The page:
The first disc in the set tells us a great deal about the direction Ms. Lim will be taking in the whole cycle in terms of approach, survey, and sound. She starts by including three sonatas-- No. 29 “Hammerklavier,” No. 11, and No. 26 “Les Adieux”--under the thematic heading “Heroic Ideals.” In her extensive booklet notes, the pianist explains her intensions by saying something to the effect that Beethoven had a special relationship with his Creator, a relationship he tried to communicate in his music. She continues by referring to the myth of Prometheus, the demigod giver of arts and fire to mortals; to Beethoven’s temporary admiration for Napoleon; and to the composer’s increasing deafness. While her critical analysis of the composer’s life and her own individual reflections appear weighty, much of it also seems rather dry and academic, ultimately providing less insight into Beethoven’s motivations than they might seem. Likewise, Ms. Lim spends three lengthy paragraphs on the composer’s metronome markings, saying on the one hand that he was pretty definite about things but finally concluding that the markings probably don’t matter as much as the pianist’s having “the right feeling.” If it all begins to seem rather highfalutin and vague at the same time, it probably is. I’d advise just listening to the music and ignoring much of the categorizing and composer examination.

Ms. Lim begins with the “Hammerklavier,” that most brawny, lengthy, and difficult of all the sonatas. You’ve got to give her credit for starting right in with the heavy lifting and getting the show going with a rousing opening act. She attacks the Hammerklavier” with vigor and passion, demonstrating both a scholarly and dazzling command of the piano that will serve her well throughout the cycle. If I have any minor reservation about the performance, it is the same as I have about all of her work: namely, that she appears to have a youthful enthusiasm that leads her into very fast finger work in the outer movements and sometimes less than penetrating interpretations of the slower sections. She is blazing, to be sure, but a quick, simple comparison to someone like Alfred Brendel indicates she still isn’t as mature or understanding as she may be in a few more years. Although No. 26 is a little more traditional and Ms. Lim’s speeds a bit more conventional, she still doesn’t let much or any sentimentality show through in her reading, which can be both radiantly fulfilling and frustratingly severe.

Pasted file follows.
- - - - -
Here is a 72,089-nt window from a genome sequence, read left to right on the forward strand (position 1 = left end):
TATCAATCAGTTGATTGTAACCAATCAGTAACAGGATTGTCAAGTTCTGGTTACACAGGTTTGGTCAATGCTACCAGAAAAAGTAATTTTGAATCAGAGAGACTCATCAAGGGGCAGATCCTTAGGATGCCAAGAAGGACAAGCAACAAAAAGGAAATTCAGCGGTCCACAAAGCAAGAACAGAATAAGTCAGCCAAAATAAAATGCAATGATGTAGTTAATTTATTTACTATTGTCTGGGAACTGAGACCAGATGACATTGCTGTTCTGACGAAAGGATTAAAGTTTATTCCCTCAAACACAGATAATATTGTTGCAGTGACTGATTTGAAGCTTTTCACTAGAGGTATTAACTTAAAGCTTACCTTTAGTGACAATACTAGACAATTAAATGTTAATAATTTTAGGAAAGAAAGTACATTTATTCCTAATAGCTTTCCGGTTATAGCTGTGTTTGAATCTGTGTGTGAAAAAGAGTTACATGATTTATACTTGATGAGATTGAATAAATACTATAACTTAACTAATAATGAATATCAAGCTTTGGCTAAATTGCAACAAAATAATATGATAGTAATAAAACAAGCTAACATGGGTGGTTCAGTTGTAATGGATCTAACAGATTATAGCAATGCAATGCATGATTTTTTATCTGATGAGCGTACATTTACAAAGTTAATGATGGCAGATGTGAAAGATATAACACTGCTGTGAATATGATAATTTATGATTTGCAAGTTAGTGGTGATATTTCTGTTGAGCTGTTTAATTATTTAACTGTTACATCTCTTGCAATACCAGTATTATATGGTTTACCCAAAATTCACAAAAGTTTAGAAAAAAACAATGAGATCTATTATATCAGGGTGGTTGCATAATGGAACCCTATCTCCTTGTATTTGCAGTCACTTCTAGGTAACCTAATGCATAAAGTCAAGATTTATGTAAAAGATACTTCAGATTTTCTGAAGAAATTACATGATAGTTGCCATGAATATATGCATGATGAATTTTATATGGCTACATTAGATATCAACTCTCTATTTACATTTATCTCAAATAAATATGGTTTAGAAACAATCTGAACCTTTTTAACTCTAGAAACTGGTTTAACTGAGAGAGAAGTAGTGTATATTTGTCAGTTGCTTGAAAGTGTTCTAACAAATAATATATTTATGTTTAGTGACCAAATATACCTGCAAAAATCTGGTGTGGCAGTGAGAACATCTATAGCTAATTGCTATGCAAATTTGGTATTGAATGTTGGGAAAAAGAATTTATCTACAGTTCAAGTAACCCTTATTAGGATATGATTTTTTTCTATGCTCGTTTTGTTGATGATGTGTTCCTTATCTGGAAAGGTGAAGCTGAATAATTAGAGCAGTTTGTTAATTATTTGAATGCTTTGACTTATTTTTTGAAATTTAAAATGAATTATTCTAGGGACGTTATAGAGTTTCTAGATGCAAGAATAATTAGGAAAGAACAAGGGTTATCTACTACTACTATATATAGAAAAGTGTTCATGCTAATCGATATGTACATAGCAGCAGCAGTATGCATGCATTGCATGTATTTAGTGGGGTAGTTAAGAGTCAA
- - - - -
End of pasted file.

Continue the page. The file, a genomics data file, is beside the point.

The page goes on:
The first disc also tells us everything we will need to know about the sound. EMI recorded Ms. Lim playing a Yamaha CRS piano in Faller Hall, La Chaux-de-Fonds, Switzerland, in 2011. The result is one of the cleanest, clearest piano recordings you’ll find, with excellent transparency and taut transient response. The venue is modestly resonant, and the piano shows up warmly and richly most of the time, with only a few instances of cold or hard sound. Since the clarity corresponds well to Ms. Lim’s analytical approach to the music, it’s undoubtedly a good fit, and I have no complaints. I found it extremely easy to listen to.